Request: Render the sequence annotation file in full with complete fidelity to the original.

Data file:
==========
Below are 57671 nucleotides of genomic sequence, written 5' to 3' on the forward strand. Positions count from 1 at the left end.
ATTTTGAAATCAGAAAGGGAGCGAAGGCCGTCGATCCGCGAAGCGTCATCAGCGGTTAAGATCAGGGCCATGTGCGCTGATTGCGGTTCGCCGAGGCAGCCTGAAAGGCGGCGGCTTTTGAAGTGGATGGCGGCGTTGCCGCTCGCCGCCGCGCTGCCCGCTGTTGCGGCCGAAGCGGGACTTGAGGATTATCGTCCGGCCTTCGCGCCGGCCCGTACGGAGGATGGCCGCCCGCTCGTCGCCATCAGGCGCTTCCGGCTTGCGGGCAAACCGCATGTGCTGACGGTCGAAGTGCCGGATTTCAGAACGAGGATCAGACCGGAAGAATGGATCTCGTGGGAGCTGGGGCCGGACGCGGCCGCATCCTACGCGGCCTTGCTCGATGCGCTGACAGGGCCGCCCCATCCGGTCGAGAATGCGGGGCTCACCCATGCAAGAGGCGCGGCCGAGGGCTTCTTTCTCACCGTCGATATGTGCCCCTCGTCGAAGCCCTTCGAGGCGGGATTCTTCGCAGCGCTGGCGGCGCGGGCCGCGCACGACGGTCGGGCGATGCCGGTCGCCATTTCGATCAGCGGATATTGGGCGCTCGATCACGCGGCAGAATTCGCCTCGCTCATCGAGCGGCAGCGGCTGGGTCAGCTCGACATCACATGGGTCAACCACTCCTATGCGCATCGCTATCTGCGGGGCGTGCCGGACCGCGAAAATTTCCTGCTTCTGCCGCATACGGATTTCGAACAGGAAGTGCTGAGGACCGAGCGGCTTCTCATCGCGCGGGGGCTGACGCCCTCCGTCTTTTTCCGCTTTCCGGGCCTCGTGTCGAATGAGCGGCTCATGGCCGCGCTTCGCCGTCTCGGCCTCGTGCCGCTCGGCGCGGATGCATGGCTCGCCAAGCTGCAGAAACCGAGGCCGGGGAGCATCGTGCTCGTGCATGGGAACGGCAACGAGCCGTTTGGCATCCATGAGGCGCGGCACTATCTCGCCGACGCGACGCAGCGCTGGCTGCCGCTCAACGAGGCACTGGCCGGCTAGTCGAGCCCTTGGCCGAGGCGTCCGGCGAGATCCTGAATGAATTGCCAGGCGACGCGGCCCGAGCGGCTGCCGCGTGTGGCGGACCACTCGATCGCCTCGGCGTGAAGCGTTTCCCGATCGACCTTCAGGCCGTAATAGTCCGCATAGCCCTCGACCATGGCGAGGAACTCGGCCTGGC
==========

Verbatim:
Below are 57671 nucleotides of genomic sequence, written 5' to 3' on the forward strand. Positions count from 1 at the left end.
ATTTTGAAATCAGAAAGGGAGCGAAGGCCGTCGATCCGCGAAGCGTCATCAGCGGTTAAGATCAGGGCCATGTGCGCTGATTGCGGTTCGCCGAGGCAGCCTGAAAGGCGGCGGCTTTTGAAGTGGATGGCGGCGTTGCCGCTCGCCGCCGCGCTGCCCGCTGTTGCGGCCGAAGCGGGACTTGAGGATTATCGTCCGGCCTTCGCGCCGGCCCGTACGGAGGATGGCCGCCCGCTCGTCGCCATCAGGCGCTTCCGGCTTGCGGGCAAACCGCATGTGCTGACGGTCGAAGTGCCGGATTTCAGAACGAGGATCAGACCGGAAGAATGGATCTCGTGGGAGCTGGGGCCGGACGCGGCCGCATCCTACGCGGCCTTGCTCGATGCGCTGACAGGGCCGCCCCATCCGGTCGAGAATGCGGGGCTCACCCATGCAAGAGGCGCGGCCGAGGGCTTCTTTCTCACCGTCGATATGTGCCCCTCGTCGAAGCCCTTCGAGGCGGGATTCTTCGCAGCGCTGGCGGCGCGGGCCGCGCACGACGGTCGGGCGATGCCGGTCGCCATTTCGATCAGCGGATATTGGGCGCTCGATCACGCGGCAGAATTCGCCTCGCTCATCGAGCGGCAGCGGCTGGGTCAGCTCGACATCACATGGGTCAACCACTCCTATGCGCATCGCTATCTGCGGGGCGTGCCGGACCGCGAAAATTTCCTGCTTCTGCCGCATACGGATTTCGAACAGGAAGTGCTGAGGACCGAGCGGCTTCTCATCGCGCGGGGGCTGACGCCCTCCGTCTTTTTCCGCTTTCCGGGCCTCGTGTCGAATGAGCGGCTCATGGCCGCGCTTCGCCGTCTCGGCCTCGTGCCGCTCGGCGCGGATGCATGGCTCGCCAAGCTGCAGAAACCGAGGCCGGGGAGCATCGTGCTCGTGCATGGGAACGGCAACGAGCCGTTTGGCATCCATGAGGCGCGGCACTATCTCGCCGACGCGACGCAGCGCTGGCTGCCGCTCAACGAGGCACTGGCCGGCTAGTCGAGCCCTTGGCCGAGGCGTCCGGCGAGATCCTGAATGAATTGCCAGGCGACGCGGCCCGAGCGGCTGCCGCGTGTGGCGGACCACTCGATCGCCTCGGCGTGAAGCGTTTCCCGATCGACCTTCAGGCCGTAATAGTCCGCATAGCCCTCGACCATGGCGAGGAACTCGGCCTGGC